Bishop draws further attention to those made vulnerable by VAD 

Bishop Tim Harris believes the concerns many indigenous people hold over Voluntary Assisted Dying (VAD) have been overlooked and underestimated and should further delay its legislation.

Speaking from Townsville where a plenary meeting of the National Aboriginal and Torres Strait Islander Catholic Council (NATSICC) was convened, the church leader said he had been struck by the many cultural insensitivities and unaddressed fears being mentioned by its members.

 Bishop Harris said it was clear that for many indigenous people the idea of euthanasia was abhorrent, frightening and at odds with the way they culturally deal with dying.

“The way I came to understand it is that there is a seasonality to life which indigenous people accept as part of their tradition, and death is not so hidden away or removed as it is in the rest of society,” Bishop Harris said. 

“They grow up in a community where, with many generations and extended family living together, one can witness and appreciate people aging and suffering at various stages of life.

“For them, the call to accompaniment is so ingrained, and they regard it as a great honour to be at the bedside of the dying, staying strong together and comforting each other in a real community effor“If that power and sense of accompaniment is now bypassed or delegated to a doctor having euthanasia discussions with a patient, without any reference to the community, then it is going to seriously weaken the ability of those communities to stay together,” Bishop Harris said.

In addition to subverting customs and cultural practice, Bishop Harris said voluntary assisted suicide would foster further distrust of ‘Western medicine’, and lead to indigenous people shying away from medical help when it’s needed, particularly in remote regions.

“In Australia we have a woeful history when it comes to the care and protection of indigenous people and I worry that if we bring in VAD, we will negate their seeking health care.”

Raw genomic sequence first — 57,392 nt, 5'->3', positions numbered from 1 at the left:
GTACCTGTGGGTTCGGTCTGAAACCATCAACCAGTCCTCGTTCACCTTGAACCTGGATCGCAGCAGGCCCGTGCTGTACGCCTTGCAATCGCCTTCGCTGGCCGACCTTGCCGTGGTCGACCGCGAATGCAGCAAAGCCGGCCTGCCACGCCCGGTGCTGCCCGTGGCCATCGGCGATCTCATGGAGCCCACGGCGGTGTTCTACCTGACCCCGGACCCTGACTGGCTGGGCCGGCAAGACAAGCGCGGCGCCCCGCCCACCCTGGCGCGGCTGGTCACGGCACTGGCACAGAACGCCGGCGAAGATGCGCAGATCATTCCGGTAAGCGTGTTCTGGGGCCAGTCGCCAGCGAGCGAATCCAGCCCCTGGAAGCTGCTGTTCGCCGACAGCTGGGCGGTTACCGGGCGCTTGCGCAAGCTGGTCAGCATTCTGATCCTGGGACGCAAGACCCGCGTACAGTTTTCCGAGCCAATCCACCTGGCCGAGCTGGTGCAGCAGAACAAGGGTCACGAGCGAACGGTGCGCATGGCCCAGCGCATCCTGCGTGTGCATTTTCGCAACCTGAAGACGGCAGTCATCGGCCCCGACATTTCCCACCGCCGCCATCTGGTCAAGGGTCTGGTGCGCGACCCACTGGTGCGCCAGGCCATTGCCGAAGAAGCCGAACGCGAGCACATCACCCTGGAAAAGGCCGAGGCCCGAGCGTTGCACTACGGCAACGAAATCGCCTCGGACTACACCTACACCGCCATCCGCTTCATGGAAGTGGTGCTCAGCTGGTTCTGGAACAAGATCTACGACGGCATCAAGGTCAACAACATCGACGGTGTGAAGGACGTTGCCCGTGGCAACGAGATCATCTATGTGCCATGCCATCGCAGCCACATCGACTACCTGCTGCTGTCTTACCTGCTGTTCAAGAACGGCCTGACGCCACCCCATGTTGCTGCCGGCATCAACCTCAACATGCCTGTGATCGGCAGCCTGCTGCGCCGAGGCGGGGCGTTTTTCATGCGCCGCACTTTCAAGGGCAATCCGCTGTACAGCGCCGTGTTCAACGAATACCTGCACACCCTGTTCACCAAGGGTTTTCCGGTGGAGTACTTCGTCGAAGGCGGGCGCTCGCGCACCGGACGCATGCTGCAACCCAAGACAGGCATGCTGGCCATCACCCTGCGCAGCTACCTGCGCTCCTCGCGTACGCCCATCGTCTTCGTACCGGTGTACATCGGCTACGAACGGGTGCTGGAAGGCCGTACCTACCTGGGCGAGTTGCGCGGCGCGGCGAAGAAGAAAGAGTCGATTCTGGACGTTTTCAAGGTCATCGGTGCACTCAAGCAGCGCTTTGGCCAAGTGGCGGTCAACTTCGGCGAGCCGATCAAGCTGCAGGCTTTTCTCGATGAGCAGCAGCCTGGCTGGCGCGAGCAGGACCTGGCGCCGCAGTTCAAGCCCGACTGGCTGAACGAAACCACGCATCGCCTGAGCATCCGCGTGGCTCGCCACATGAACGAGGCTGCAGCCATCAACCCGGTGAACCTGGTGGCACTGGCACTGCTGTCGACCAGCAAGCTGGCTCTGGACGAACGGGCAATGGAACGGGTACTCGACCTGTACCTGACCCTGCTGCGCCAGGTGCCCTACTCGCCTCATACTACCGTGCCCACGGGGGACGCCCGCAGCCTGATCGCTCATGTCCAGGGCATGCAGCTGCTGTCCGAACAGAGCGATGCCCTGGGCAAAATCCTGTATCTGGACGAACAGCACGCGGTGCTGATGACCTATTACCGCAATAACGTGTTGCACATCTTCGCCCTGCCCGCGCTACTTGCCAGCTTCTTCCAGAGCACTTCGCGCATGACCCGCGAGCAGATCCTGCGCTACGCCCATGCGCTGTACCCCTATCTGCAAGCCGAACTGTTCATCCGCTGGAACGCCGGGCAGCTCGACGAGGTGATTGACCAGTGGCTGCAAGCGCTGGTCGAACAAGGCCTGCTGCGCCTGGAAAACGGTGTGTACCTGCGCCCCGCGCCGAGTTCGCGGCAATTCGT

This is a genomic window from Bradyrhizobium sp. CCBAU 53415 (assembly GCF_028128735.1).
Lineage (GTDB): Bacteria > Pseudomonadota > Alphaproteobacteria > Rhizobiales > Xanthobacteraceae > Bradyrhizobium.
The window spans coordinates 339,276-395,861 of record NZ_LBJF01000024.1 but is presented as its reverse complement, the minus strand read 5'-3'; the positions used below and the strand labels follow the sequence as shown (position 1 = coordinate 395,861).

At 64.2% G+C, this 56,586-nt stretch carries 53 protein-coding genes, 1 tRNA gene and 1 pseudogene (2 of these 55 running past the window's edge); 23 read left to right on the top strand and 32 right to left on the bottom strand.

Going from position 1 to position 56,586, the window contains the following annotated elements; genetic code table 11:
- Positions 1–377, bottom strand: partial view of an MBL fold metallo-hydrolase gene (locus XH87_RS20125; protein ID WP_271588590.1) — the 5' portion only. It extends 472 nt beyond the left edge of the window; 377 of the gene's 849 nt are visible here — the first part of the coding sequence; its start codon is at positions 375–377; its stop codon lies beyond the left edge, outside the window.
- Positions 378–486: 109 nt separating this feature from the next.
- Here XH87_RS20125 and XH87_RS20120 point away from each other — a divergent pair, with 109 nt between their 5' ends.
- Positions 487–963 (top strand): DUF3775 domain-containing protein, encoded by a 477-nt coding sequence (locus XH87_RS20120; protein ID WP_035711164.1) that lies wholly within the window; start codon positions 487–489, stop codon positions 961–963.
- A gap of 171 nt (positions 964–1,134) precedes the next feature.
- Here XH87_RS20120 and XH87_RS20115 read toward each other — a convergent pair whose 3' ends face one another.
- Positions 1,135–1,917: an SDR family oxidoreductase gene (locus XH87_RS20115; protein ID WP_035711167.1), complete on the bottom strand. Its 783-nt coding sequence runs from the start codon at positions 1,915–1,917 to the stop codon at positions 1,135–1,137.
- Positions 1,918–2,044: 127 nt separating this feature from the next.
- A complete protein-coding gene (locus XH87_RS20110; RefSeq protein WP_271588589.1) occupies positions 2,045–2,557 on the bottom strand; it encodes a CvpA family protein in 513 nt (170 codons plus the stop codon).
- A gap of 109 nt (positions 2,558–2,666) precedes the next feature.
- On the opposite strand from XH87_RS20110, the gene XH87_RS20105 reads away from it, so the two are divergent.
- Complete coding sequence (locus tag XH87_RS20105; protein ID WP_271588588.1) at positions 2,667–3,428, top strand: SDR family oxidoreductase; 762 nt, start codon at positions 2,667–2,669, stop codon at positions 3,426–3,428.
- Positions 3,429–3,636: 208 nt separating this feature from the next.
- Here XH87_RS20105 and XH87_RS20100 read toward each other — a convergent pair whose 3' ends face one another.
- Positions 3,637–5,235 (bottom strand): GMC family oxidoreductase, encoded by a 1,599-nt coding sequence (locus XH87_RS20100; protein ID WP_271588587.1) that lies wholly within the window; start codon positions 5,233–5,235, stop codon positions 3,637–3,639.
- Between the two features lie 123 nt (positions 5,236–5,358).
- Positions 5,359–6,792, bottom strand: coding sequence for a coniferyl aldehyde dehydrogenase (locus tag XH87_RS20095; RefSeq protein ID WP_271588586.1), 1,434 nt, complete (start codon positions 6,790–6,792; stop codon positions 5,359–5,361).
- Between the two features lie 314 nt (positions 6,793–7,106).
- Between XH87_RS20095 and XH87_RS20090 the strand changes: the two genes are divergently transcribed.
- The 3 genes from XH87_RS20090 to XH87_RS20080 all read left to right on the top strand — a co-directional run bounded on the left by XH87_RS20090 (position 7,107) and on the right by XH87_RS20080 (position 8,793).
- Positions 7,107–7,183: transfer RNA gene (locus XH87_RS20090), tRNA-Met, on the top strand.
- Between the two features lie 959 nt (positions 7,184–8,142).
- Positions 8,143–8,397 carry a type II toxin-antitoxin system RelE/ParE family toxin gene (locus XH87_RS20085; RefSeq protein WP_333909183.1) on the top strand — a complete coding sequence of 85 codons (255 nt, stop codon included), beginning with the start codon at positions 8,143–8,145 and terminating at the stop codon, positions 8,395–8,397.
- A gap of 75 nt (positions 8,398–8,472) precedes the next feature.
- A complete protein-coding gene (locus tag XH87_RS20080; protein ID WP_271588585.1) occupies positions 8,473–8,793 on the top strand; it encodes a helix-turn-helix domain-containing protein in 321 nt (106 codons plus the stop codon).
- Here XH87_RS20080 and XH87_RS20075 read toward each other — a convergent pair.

“When the first Euthanasia laws were enacted in the Northern Territory in 1997 one of the starkest elements of the debate was indigenous people from remote communities saying, ‘they would be terrified to go to hospital’.

“To paraphrase, they would say ‘why would we get on a plane to go into Darwin, knowing that doctors can kill you?’

“Nothing in the intervening years of the euthanasia debate has done anything to allay those fears, and especially not the Parliamentary Health Committee Inquiry hearings, which, by their own admission, weren’t as consultative as they could be due to funding shortfalls.

“Consultation with the indigenous communities requires a far broader context, and certainly more than just one meeting.

“It begs the question that if you can’t fund the public consultation, how are you going to fund the legislation properly?
“The mind also boggles at the amount of energy and resources devoted towards VAD when we have indigenous people who don’t enjoy the lifespan of other Australians, and have yet to live fully or flourish in their own land,” Bishop Harris said.

“We need to focus on a ‘care first’ approach, one that sees palliative care properly funded and available state-wide to all Queensland communities.

“We need to kill the pain, not the patient,” he said.

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